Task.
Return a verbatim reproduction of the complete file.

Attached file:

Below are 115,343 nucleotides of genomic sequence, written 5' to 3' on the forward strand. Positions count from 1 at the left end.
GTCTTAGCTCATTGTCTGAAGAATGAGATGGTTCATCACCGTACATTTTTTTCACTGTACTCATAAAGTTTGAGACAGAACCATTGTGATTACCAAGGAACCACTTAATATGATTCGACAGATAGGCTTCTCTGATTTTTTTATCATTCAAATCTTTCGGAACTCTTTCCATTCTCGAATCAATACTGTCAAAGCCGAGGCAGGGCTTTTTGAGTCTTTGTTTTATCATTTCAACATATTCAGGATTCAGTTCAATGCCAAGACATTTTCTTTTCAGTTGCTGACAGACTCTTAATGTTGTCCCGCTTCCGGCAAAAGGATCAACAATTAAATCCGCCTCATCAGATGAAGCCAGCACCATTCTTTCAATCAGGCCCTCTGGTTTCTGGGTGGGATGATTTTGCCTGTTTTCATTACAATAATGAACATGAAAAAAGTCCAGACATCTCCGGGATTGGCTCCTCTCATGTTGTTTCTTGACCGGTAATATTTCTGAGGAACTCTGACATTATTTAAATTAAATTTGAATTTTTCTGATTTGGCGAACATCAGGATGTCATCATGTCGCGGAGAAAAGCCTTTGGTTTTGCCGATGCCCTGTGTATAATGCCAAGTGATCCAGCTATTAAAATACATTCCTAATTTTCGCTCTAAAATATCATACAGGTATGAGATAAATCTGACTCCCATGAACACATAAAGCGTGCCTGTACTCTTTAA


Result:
Below are 115,343 nucleotides of genomic sequence, written 5' to 3' on the forward strand. Positions count from 1 at the left end.
GTCTTAGCTCATTGTCTGAAGAATGAGATGGTTCATCACCGTACATTTTTTTCACTGTACTCATAAAGTTTGAGACAGAACCATTGTGATTACCAAGGAACCACTTAATATGATTCGACAGATAGGCTTCTCTGATTTTTTTATCATTCAAATCTTTCGGAACTCTTTCCATTCTCGAATCAATACTGTCAAAGCCGAGGCAGGGCTTTTTGAGTCTTTGTTTTATCATTTCAACATATTCAGGATTCAGTTCAATGCCAAGACATTTTCTTTTCAGTTGCTGACAGACTCTTAATGTTGTCCCGCTTCCGGCAAAAGGATCAACAATTAAATCCGCCTCATCAGATGAAGCCAGCACCATTCTTTCAATCAGGCCCTCTGGTTTCTGGGTGGGATGATTTTGCCTGTTTTCATTACAATAATGAACATGAAAAAAGTCCAGACATCTCCGGGATTGGCTCCTCTCATGTTGTTTCTTGACCGGTAATATTTCTGAGGAACTCTGACATTATTTAAATTAAATTTGAATTTTTCTGATTTGGCGAACATCAGGATGTCATCATGTCGCGGAGAAAAGCCTTTGGTTTTGCCGATGCCCTGTGTATAATGCCAAGTGATCCAGCTATTAAAATACATTCCTAATTTTCGCTCTAAAATATCATACAGGTATGAGATAAATCTGACTCCCATGAACACATAAAGCGTGCCTGTACTCTTTAA